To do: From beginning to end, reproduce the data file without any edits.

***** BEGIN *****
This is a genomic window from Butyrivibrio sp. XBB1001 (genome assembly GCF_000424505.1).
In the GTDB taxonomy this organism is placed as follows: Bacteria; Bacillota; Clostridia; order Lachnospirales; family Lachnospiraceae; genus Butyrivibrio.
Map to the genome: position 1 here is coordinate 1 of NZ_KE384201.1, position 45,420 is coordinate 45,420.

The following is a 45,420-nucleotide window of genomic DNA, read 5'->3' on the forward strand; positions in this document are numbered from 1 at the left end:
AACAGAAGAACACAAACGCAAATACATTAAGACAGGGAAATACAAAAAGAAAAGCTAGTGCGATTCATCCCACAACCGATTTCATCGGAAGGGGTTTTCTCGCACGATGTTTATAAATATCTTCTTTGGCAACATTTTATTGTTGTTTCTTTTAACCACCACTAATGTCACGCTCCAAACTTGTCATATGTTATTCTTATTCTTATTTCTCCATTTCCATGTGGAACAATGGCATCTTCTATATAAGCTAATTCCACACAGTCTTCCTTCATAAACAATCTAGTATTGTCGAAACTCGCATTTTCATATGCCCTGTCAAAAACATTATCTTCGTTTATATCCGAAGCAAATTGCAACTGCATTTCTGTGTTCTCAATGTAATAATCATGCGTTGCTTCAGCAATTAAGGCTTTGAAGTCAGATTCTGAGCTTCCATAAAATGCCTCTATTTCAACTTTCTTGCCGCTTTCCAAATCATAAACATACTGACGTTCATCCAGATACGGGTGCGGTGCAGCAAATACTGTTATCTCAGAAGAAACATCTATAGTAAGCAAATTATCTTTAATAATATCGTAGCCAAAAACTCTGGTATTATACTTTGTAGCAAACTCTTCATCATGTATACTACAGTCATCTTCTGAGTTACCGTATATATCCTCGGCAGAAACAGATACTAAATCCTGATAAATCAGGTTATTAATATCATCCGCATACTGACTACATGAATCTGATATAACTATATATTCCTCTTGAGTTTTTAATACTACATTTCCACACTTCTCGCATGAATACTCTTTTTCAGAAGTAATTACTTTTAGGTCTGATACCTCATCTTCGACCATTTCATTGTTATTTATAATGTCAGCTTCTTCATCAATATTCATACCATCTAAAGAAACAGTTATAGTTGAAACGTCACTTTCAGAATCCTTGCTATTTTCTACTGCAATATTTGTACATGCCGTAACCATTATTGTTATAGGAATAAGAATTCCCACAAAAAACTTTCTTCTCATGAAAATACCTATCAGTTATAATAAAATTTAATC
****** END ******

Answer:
This is a genomic window from Butyrivibrio sp. XBB1001 (genome assembly GCF_000424505.1).
In the GTDB taxonomy this organism is placed as follows: Bacteria; Bacillota; Clostridia; order Lachnospirales; family Lachnospiraceae; genus Butyrivibrio.
Map to the genome: position 1 here is coordinate 1 of NZ_KE384201.1, position 45,420 is coordinate 45,420.

The following is a 45,420-nucleotide window of genomic DNA, read 5'->3' on the forward strand; positions in this document are numbered from 1 at the left end:
AACAGAAGAACACAAACGCAAATACATTAAGACAGGGAAATACAAAAAGAAAAGCTAGTGCGATTCATCCCACAACCGATTTCATCGGAAGGGGTTTTCTCGCACGATGTTTATAAATATCTTCTTTGGCAACATTTTATTGTTGTTTCTTTTAACCACCACTAATGTCACGCTCCAAACTTGTCATATGTTATTCTTATTCTTATTTCTCCATTTCCATGTGGAACAATGGCATCTTCTATATAAGCTAATTCCACACAGTCTTCCTTCATAAACAATCTAGTATTGTCGAAACTCGCATTTTCATATGCCCTGTCAAAAACATTATCTTCGTTTATATCCGAAGCAAATTGCAACTGCATTTCTGTGTTCTCAATGTAATAATCATGCGTTGCTTCAGCAATTAAGGCTTTGAAGTCAGATTCTGAGCTTCCATAAAATGCCTCTATTTCAACTTTCTTGCCGCTTTCCAAATCATAAACATACTGACGTTCATCCAGATACGGGTGCGGTGCAGCAAATACTGTTATCTCAGAAGAAACATCTATAGTAAGCAAATTATCTTTAATAATATCGTAGCCAAAAACTCTGGTATTATACTTTGTAGCAAACTCTTCATCATGTATACTACAGTCATCTTCTGAGTTACCGTATATATCCTCGGCAGAAACAGATACTAAATCCTGATAAATCAGGTTATTAATATCATCCGCATACTGACTACATGAATCTGATATAACTATATATTCCTCTTGAGTTTTTAATACTACATTTCCACACTTCTCGCATGAATACTCTTTTTCAGAAGTAATTACTTTTAGGTCTGATACCTCATCTTCGACCATTTCATTGTTATTTATAATGTCAGCTTCTTCATCAATATTCATACCATCTAAAGAAACAGTTATAGTTGAAACGTCACTTTCAGAATCCTTGCTATTTTCTACTGCAATATTTGTACATGCCGTAACCATTATTGTTATAGGAATAAGAATTCCCACAAAAAACTTTCTTCTCATGAAAATACCTATCAGTTATAATAAAATTTAATC